After 2 cycles of chemotherapy, the patient still complained of nausea, vomiting, and abdominal distension. Small bowel obstruction by malignant seeding was suspected on APCT (Fig. 1). His general condition was very poor because he could not eat. After 2 weeks of conservative treatment, the second surgery was performed, which was 3 months after the first surgery. Omentum conglomeration by intraperitoneal seeding was observed, and seeding nodules were disseminated in the small bowel mesentery and peritoneum. An obstruction was also found at the proximal site of the ileum. The peritoneal metastasis was spread throughout the abdominal cavity, and each seeding mass was of various sizes and was heavily agglomerated in the mesentery of the small intestine. A conglomerate peritoneal metastatic lesion was causing obstruction of the small intestine. About 200 mL of translucent colored mucus was also observed in the abdominal cavity. The intraoperative peritoneal cancer index score was confirmed to be 32 points. We performed a total peritonectomy, a total colectomy including the ileum obstruction site, and carried out a permanent ileostomy. The postoperative specimen photos can be seen in Fig. 2. All metastatic lesions in the peritoneum were removed. However, the seeding lesion existing in the mesentery of the small intestine and large intestine was removed as much as possible, but it was thought to remain about 2 cm in size, so it was checked with the completeness of cytoreduction rate (CCR2). Immediately after the abdomen was closed, HIPEC was maintained for 60 minutes with 2 L of 1.5% dextrose dialysis solution warmed at 42 °C that was mixed with 30 mg of mitomycin C. After that, 10 mg of mitomycin C was added for an additional 30 minutes. HIPEC, which is performed during surgery at our hospital, uses the same dose regardless of the patient’s weight. The total operation time was 625 minutes.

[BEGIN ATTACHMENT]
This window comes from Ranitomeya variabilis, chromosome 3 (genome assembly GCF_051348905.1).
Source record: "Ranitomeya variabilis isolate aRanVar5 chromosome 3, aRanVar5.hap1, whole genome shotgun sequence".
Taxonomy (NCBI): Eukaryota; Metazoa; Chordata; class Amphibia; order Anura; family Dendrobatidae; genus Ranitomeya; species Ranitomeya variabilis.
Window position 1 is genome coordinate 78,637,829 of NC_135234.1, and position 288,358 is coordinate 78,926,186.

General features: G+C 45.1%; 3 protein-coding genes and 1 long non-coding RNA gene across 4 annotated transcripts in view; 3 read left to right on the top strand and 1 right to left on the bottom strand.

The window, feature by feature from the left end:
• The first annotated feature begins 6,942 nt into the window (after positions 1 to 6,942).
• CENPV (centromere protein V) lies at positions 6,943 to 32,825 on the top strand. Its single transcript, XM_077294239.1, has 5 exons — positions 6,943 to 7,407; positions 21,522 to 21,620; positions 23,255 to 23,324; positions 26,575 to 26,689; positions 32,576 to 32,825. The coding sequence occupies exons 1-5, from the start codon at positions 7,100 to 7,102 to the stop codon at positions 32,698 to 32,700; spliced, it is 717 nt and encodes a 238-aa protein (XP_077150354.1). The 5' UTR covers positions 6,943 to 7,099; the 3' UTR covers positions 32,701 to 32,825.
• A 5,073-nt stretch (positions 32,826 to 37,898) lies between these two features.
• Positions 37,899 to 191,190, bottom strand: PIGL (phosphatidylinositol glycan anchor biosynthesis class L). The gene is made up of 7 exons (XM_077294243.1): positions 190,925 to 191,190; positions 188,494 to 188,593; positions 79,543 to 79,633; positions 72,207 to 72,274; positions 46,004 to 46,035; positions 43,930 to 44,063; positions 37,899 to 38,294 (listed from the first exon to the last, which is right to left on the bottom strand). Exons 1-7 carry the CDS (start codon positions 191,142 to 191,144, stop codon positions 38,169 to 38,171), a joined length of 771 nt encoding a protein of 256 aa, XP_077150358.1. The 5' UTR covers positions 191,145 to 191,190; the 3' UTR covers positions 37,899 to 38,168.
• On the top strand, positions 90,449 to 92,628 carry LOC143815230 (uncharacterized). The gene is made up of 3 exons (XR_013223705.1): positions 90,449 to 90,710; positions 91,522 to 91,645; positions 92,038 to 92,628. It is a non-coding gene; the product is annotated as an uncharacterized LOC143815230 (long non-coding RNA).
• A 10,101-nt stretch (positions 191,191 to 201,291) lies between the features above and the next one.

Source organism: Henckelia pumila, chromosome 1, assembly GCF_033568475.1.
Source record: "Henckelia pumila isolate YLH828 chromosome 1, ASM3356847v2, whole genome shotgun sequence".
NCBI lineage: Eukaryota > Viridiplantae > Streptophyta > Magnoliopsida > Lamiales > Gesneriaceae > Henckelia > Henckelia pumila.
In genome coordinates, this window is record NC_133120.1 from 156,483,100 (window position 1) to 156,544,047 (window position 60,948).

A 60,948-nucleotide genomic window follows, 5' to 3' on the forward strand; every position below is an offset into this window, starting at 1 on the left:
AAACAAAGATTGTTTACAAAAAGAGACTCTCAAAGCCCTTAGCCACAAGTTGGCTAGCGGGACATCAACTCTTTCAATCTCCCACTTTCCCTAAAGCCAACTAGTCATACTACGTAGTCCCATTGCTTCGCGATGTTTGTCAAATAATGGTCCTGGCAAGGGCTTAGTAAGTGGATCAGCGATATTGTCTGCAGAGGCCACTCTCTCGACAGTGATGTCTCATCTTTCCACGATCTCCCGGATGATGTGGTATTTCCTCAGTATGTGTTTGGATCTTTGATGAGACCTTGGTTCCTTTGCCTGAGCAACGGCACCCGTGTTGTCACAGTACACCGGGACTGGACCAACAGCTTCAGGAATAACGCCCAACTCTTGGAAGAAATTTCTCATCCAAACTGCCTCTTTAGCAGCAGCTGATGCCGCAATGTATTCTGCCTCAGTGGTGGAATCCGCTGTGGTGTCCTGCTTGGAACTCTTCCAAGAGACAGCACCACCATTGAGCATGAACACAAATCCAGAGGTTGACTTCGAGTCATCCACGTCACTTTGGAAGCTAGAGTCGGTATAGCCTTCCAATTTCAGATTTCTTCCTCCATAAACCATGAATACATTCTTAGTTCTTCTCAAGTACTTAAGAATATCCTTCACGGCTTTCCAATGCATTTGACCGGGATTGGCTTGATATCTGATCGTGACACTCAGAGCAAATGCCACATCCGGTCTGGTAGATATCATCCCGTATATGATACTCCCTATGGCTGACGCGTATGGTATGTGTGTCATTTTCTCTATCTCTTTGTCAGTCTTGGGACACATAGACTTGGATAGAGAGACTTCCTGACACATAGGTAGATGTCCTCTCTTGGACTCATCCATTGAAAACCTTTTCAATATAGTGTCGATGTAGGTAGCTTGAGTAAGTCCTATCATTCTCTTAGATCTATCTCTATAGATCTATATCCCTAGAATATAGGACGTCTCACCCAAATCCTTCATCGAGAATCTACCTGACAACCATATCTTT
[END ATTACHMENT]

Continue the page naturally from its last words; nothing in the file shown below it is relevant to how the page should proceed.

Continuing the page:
Three days after surgery, we started early postoperative intraperitoneal chemotherapy (EPIC) with 5-fluorouracil (15 mg/kg) that was mixed with 800 mL of 1.5% dextrose dialysis solution; the solution was drained after 23 hours in intraperitoneum, and EPIC was repeated for 4 days. The patient had a slight bleeding tendency and mild ileus until the second day after surgery, so EPIC was performed from the third day after the operation, when these symptoms improved. In our hospital principle, if there is no special event after surgery, EPIC is performed from the day after surgery. The tube for intraperitoneal injection uses a catheter for peritoneal dialysis known as a continuous ambulatory peritoneal dialysis catheter. And the tube for draining the intraperitoneal anticancer drug uses 4 area Jackson-Pratt drain catheters that are placed during surgery. The pathologist reported a 1.5 × 3.0 cm MANEC on the appendix that had perforated the visceral peritoneum without regional lymph node metastasis (Fig. 3). Also, multiple intraperitoneal metastases were confirmed (Fig. 4).
The patient started intravenous chemotherapy with FOLFOX (folinic acid, fluorouracil, and oxaliplatin) 35 days after surgery. He was discharged once he could ingest a soft diet with little discomfort. The patient was hospitalized for a total of 49 days and was discharged on the 35th day after surgery. No postoperative complications were observed in the patient until discharge. After surgery, FOLFOX was administered up to 12 times, and pneumonia developed right after the end of chemotherapy, and he died 9 months after surgery due to lung failure.

Ethics statement

Ethical clearance was obtained from the Institutional Research and Ethics Review Committee of Dankook University Hospital for the publication of the case report with a waiver of informed consent (No. 2022-06-018).


Despite the disparity in their prognosis, MANECs and GCCs have been historically reported as adenocarcinoids or GCCs because of the presence of goblet cell clusters. Early studies of adenocarcinoids reported mostly in the 1970s and 1980s pointed to the intermediate features and prognosis of typical appendiceal carcinoids and colonic adenocarcinomas as well as their spectrum of goblet cell cluster percentages, mucine amounts, nuclear atypia, mitotic counts, and metastatic ability [512] .
Tang et al. [3] classified 63 cases of appendiceal adenocarcinoids into 3 categories; typical GCC (group A), adenocarcinoma ex-GCC subtype signet ring cell (group B), and poorly differentiated adenocarcinoma ex-GCC subtype (group C). The extracellular mucin can be prominent in groups A and B. Additionally, all groups presented focal immunoreactivity for neuroendocrine markers (chromogranin or synaptophysin mainly); however, while groups A and B showed normal expression levels of intestinal mucin glycoproteins (MUC1−/MUC2+) and Ki67 of <20%, group C had abnormal p53 expression, β-catenin immunoreactivity, a MUC1+/MUC2− pattern, and Ki67 of >70%. In the 2010 WHO classification, group A is referred to as a GCC group, and groups B and C are referred to as MANEC groups [1].